Meet the Ambassadors: Gesche Joost, Germany

Publication date: September 22, 2014

Over 70 EU Code Week Ambassadors from 34 countries are helping us spread the word about #codeEU throughout Europe. Who are they and why did they get involved in Code Week? We’ll be running a series of interviews and get to know them better. Our previous interviewee, Szabolcs Mizsei from Hungary, interviewed Gesche Joost from Germany.




Gesche, who are you?

I am Professor for Design Research, running the Design Research Lab at the University of the Arts Berlin. I am working on new modes how to interact with computers – using wearable technologies and embodied interaction. My aim is to bridge the gap between new technologies and people in their everyday life environment and to make interaction with technology playful, joyful and useful. Therefore, my focus lies also on gender and diversity aspects of technological development.

How does your country deal with this idea of code learning?

Germany tries to push the topic forward, but what is missing are inspiring role models and cool initiatives that really attract kids and teenagers. Currently, the top-down approach comes along as a “Problembär”, a heavy issue is that does not attract people – so it is good to have a bottom-up approach, to communicate the existing great initiatives in Germany. They are often voluntary, started by committed and enthusiastic parents, teachers or hackers. For example Hacker School or OpenTechSchool.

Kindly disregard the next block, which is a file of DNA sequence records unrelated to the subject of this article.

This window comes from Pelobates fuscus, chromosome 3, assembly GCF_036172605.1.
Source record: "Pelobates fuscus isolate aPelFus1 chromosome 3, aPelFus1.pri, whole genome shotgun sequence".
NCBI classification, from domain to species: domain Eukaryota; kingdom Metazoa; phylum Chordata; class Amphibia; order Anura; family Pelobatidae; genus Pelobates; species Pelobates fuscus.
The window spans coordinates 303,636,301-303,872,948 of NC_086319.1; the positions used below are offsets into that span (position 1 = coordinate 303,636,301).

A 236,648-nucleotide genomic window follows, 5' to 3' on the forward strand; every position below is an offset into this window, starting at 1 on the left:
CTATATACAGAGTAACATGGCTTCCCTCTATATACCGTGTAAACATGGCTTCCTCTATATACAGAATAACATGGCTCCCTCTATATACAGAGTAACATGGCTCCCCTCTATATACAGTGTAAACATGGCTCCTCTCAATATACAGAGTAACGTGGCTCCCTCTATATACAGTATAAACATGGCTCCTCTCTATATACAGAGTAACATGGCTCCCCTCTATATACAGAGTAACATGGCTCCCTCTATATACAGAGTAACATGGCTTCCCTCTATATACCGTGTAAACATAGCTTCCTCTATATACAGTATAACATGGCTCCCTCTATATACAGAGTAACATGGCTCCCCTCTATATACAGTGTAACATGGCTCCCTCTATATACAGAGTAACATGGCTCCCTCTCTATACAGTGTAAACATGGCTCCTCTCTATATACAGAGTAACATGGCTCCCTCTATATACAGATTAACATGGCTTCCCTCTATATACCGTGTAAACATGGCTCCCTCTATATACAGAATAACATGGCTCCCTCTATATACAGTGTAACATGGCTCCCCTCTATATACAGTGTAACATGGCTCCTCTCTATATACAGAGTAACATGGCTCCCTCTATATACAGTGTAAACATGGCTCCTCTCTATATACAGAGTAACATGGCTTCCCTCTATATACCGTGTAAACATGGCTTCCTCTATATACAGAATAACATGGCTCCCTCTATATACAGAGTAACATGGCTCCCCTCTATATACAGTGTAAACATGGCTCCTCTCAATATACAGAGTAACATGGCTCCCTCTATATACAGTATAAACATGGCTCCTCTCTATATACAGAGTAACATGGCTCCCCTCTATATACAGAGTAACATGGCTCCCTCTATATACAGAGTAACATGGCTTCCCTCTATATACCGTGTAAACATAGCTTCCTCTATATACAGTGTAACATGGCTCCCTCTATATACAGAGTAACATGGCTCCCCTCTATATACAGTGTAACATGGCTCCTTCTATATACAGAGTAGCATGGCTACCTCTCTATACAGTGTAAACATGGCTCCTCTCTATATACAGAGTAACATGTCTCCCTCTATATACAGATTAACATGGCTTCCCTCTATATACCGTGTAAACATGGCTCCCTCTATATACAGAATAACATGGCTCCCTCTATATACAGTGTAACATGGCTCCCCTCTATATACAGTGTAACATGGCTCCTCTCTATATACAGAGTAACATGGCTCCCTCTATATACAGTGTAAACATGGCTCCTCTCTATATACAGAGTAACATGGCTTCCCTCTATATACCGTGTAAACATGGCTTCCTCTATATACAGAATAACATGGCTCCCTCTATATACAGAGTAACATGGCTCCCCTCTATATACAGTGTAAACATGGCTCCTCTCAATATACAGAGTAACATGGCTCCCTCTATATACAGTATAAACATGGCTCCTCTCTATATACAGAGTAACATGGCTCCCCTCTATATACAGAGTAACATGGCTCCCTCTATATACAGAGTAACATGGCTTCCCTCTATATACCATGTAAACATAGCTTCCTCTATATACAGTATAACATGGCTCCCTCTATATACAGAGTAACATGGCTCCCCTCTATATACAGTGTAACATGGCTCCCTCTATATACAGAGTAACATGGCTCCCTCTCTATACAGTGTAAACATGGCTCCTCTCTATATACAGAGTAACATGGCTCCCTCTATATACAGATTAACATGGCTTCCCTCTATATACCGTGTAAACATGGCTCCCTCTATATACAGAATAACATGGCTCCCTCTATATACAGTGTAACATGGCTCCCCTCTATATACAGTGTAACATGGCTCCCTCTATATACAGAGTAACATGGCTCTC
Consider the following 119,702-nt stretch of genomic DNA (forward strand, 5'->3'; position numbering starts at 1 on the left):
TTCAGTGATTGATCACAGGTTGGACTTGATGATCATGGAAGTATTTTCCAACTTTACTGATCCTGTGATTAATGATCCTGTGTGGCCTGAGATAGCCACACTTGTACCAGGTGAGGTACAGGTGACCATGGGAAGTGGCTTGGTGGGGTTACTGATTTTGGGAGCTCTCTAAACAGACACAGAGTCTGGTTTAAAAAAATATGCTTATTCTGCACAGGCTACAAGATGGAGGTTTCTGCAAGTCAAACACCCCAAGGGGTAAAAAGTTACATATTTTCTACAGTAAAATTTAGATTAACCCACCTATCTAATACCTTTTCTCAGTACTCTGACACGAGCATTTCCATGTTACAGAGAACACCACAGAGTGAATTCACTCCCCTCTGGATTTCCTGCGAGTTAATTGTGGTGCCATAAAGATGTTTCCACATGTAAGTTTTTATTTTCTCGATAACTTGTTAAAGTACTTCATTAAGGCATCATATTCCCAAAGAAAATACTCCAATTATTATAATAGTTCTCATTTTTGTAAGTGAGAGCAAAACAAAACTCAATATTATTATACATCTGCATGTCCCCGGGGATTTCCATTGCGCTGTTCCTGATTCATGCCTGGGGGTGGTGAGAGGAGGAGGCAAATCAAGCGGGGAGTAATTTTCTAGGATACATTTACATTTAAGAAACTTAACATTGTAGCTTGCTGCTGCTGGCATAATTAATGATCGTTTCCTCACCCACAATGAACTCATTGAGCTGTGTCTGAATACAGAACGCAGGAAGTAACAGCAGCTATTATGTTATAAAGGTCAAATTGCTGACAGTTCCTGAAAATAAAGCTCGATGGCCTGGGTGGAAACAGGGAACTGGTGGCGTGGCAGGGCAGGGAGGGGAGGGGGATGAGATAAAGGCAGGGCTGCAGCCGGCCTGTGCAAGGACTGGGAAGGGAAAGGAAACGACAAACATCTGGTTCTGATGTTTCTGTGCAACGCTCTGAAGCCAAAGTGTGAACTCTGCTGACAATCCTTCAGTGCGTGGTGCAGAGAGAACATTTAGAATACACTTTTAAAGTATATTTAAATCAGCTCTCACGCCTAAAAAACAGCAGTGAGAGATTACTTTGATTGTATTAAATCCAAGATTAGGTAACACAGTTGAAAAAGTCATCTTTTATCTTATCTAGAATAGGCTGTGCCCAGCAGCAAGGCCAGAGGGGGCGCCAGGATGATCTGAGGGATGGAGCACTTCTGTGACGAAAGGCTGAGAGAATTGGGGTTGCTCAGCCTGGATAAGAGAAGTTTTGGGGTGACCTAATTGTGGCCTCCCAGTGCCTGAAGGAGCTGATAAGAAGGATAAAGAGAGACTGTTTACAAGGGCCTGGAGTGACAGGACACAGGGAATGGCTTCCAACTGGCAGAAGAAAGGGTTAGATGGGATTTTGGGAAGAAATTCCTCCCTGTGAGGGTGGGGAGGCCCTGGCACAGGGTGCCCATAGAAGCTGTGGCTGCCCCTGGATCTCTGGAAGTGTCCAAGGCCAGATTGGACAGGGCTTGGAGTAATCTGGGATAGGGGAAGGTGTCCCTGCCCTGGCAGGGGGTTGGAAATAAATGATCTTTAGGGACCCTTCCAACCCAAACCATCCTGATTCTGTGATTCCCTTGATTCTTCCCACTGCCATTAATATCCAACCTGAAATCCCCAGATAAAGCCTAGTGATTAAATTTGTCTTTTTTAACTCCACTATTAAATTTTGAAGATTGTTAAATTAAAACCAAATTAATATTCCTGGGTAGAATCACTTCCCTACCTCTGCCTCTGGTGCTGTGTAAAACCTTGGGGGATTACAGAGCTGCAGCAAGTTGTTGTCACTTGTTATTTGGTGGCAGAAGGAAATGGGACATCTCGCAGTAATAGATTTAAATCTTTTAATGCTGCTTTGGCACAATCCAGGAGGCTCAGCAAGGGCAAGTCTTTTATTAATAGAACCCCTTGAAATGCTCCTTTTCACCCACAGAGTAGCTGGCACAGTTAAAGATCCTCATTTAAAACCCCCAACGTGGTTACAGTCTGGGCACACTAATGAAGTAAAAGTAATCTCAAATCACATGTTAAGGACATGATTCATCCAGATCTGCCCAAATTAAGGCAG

Why are you involved as an EU Code Week ambassador? What do you expect from it?

I am Digital Champion of Germany for the EU commission. One of the first projects is this years’ Code Week. It is really important to push e-skills forward as one building block of the “grand coalition for digital jobs“. Coding should be taught at school quite early, so the central message of Code Week is that coding is not only for “nerds”, but that it is a creative skill. We would like to inspire boys and especially girls to go digital by showing them how much fun coding is. The great potential of the EU Code Week is to increase the chances of a career in the digital world, to prepare kids for today´s job market and help fight youth unemployment in the EU.

Do you have a hero or someone that inspires you (can be a hacker or not)?

My heroes: the “Hacker Ladies” at my research Lab at the University of the arts. Young, inspiring women who are developing smart textiles. They combine traditional crafts like knitting, weaving and sewing with basic electronics and app development to create beautiful interactive prototypes – like a jacket for elderly people with an alarm function. In case one needs help she or he just has to pull the sleeve tight – and automatically an emergency call is triggered via your smartphone.